Quick Optical Sensor Question

I was playing around with an optical sensor today and am curious why they require two digital inputs. When I hooked one up today and observed its behavior, I noticed that when a reflection was detected the two values of the inputs were swapped (the 1 became a 0 and the 0 became a 1). I could not get only one value to change at a time nor both the values to become equal. It seems to me that the use of two sensor inputs is a waste if this is the case. Can anybody confirm that this behavior is what is expected? If not, could you please explain how to elicit a different reaction?

Thanks in advance,
Greg Szorc

Not sure but it could be a way of letting one sensor work for either folks that want a 0 or folks that want a 1 when they see a desired signal.

It may sound like a trivial thing but there is a lot of legacy code in industrial automation. In order to keep from making 2 different models of sensors (and from plants around the country from having to stock 2 different sensors in their parts cribs), they could offer one an have it work with either normally ON or normally OFF controllers.

Just a thought.

Joe J.

If you look at the documentation appendix g on page g-12, there is a diagram at the top of the page that gives the logic of the sensor. It was intended for positive or negative logic and outputs both a positive and negative signal so the user can choose whichever meets the needs of the system. The bottom line is that the outputs will always be opposite unless your sensor is broken. You are correct in saying that it wastes a digital input but only if you’ve reprogrammed the controller. The way it is set up for the default program, and the example of pins 15 and 16 there is an assumption that the condition of the sensor either disables relay 2’s forward bias of the voltage or reverse voltage bias of the voltage depending on the state of the sensor. This assumes that you will always want to disable one condition and allow the other. Reprogramming the controller would be necessary to allow disabling relay 2 for either forward or backwards bias OR enabling forward AND reverse biasing at the same time.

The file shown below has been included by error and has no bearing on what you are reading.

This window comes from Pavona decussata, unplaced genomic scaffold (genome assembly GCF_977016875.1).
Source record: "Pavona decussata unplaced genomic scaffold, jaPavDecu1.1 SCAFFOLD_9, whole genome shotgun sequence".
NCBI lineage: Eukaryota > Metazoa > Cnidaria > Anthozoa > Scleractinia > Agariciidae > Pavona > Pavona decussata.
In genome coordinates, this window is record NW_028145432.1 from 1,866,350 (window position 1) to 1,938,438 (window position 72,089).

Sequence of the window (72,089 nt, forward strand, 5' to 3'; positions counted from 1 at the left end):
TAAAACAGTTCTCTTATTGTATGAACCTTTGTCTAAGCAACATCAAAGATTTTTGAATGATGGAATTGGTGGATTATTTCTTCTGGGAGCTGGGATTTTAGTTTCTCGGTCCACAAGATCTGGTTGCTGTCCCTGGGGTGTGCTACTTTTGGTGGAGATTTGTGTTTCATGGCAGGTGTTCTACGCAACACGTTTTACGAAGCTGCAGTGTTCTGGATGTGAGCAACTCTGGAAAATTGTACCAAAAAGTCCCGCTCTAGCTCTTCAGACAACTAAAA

OK, final point, referring to the diagram on g-12. The reason for connecting both outputs…if the outputs have little output resistance, you risk shorting the power supply to ground which means your sensor becomes an odd shaped fuse and burns out. However, you’ve asked a good question and it’s probably one that you could forward to F.I.R.S.T… just be sure to insulate the unused output.

Me and Stephen(srawls) fooled around with the sensor today and found out that one output is given for sensed and one for unsensed, but they are both the same polarity. It seemed to me that it was done this way to replace an old fashioned switch. It might harken back to the days before people had fancy programs. In fact it would seem one could just put it right into an electrical circuit without any sort of PIC to read the output, and just use the output to drive a relay of some sort. Of course I am not an electrical engineer so I might be wrong.

This is what we observed this afternoon
blue -vdc ground
black +vdc when sensed
white +vdc when nothing sensed
brown +vdc input

Thanks for the information.

Greg Szorc

Specs on sensor say:
Off-State leakage current: less than 50 uA @30V
On-State Saturation Voltage: less than 1V @10 mA, less than 1.5V @ 100mA

When you played around with the sensor,
do you recall what the actual voltage produced was
that goes into the digital input on the robot controller?

e.g. If I supplied 12 V power to the sensor…
For ON position, is voltage at output 5V or 0V ?
For OFF position, is voltage at output 5V or 0V ?

Do you know if these Banner Sensors, can detect a analog
signal, something that ranges between 0 and 5 V?

Anyone try it out?

FYI.

no these sensors cannot read analog in any way. Tere are 2 outputs. one is active when white is detected and the other is active when black is detected. if u only want to use one input then either jut insulate the other or tie it to ground through a resister.

thanks for the quick response.
I understand, it is a “switch” type sensor.

Since from the schematics from first says
connect black wire to Switch3 and white wire
to Switch4. This means 12 V goes to Switch3,
and then 0 Volts goes to Switch4 (On State). The 12V,
goes directly to the digital input…

Does this short circuit or cause problems to the
robot control (digital input)?

I read from the Innovation’s RC Reference Guide, says…

“Digital Inputs are “looking” only for ground signals
to become “active”… Do not connect positive voltage
to any switch or digital input pin, only ground”

Thanks for your advice!!

So, are those all the specs and stuff for the bannersensors? :confused: :confused: :confused: :confused:

*Originally posted by crazycliffy *
**I read from the Innovation’s RC Reference Guide, says…

“Digital Inputs are “looking” only for ground signals